The spacious aluminum deckhouse is attached to the steel deck with an explosively bonded bi-metal strip. The house has a full suite of electronics on the bridge, and comfortable accommodations for three or four crew in the foc'sle. By the middle of July, the entire hull was watertight, and the standout feature, the stainless steel rub rails and bulwarks amidships, were being fitted. They were prefabricated with large low-friction stainless fairleads and 12 outlets for the tanks on the port side – part of the powerful pumping system that circulates water constantly through the tanks to keep the squid alive and healthy. "This boat has more stainless work than anything I have seen in 30 years...this will really cut down on maintenance," Willie Toristoja said.

Propulsion comes from a new 6-cylinder Cummins QSL 330-HP Tier 3 engine with a PTO on the original reduction gear that runs a large International hydraulic pump to power the new wider drum and stern roller from a big local Seiner, which the owners bought in Bellingham. A second hydraulic pump on the front of the engine runs the rest of the deck gear, winches and boom, while a third pump powered by a Leeson electric motor is mounted on the forward bulkhead to supply the original JK anchor winch and Wesmar bow thruster. A 6-inch stainless steel tube next to the keel houses a retractable sonar.

The tanks were laminated from fiberglass and foamed in by a team of experienced laminators, giving a total volume of around 30 tons (67,000 pounds) – a 50 percent increase. The original chiller is a 20-ton titanium RSW model built by Bolinski's Cold Seas in Bellingham. It was re-located on the port sponson, while the port side of the engine room is dominated by an array of large-diameter plastic piping that supplies the squid tanks with a steady flow of clean seawater. The system is pressurized by three large pump assemblies that pull in raw seawater – each consisting of a Pump Industries electric motor and a Vertiflo pump. A fourth big Baldor pump is mounted on the fuel tank to run the RSW system.

With a vertical clearance of 32 feet at the hangar doors, WCT does all work up to the wheelhouse roof under cover, including painting, before the hull needs to be rolled outside to complete the work. In this case, an aluminum free-standing mast was installed, equipped with the most visible piece of gear specific to squid fishing – a set of four large halogen lights port and starboard. These are manufactured in Japan specifically for this type of night fishing; the bulbs use elements that produce different wavelengths and colors that penetrate from 10- to 90-feet below the surface.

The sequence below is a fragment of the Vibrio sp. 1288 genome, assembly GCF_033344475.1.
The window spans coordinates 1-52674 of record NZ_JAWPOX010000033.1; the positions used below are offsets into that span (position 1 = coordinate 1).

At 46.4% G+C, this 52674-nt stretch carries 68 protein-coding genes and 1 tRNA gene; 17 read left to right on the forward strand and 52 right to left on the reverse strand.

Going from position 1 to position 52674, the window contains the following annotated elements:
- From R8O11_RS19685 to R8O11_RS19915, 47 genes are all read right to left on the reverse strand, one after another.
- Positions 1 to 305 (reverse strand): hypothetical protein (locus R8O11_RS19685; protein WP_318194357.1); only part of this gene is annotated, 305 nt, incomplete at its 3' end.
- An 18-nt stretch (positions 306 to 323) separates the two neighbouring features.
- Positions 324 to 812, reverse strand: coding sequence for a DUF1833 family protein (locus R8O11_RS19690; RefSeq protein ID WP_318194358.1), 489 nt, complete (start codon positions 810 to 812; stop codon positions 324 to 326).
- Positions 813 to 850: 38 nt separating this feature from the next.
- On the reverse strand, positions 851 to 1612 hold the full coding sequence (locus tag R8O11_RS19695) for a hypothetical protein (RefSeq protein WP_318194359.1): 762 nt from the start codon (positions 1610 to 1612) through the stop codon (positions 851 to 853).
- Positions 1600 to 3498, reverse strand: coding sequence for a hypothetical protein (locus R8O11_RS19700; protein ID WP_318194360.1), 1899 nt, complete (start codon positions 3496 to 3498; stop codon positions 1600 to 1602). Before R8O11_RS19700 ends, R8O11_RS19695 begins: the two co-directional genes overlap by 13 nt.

Each bulb requires as much as 3,000 watts, provided by a new 40-kW Northern Lights genset on the engine room floor. A second 12.5-kW Northern Lights unit located on the sponson meets the boat's hotel demand. All the electrical switches and boards – covering everything from the bilge pumps to the thruster – are grouped together on the forward bulkhead, following the trend to centralize the position of all the engine room panels and controls.

The bow plating was completed in the middle of summer with three separate bottom panels per side below the chine coming together cleanly, before a new Wesmar bow thruster was installed.

The hydraulic system is all new stainless steel installed by Puget Sound Hydraulics' mobile team. The original seine winch was built by Pilkington's Metal Marine in British Columbia and was re-connected with all piping from the stern running under the raised deck to a 10-valve hydraulic bank on the base of the mast. The deck is planked with composite plastic 2 by 6 decking fastened with stainless steel screws.

WCT launched the boat on October 15 and the new Long Beach Carnage went out for sea trials in the Columbia River a few days later, then sped back to California where the squid were reported to be gathering to spawn at the end of their 8-10 month life cycle. Fishermen usually fish for market squid at night directly above the spawning grounds where females lay their eggs.

Squid seiners typically work with light boats – smaller vessels with several high-powered lights pointed from various angles. The lights attract groups of spawning squid to surface waters. Once a group of squid comes to the surface, the light boat signals the Seiner to deploy its net, encircling the light boat, in order to catch the squid located under the lights.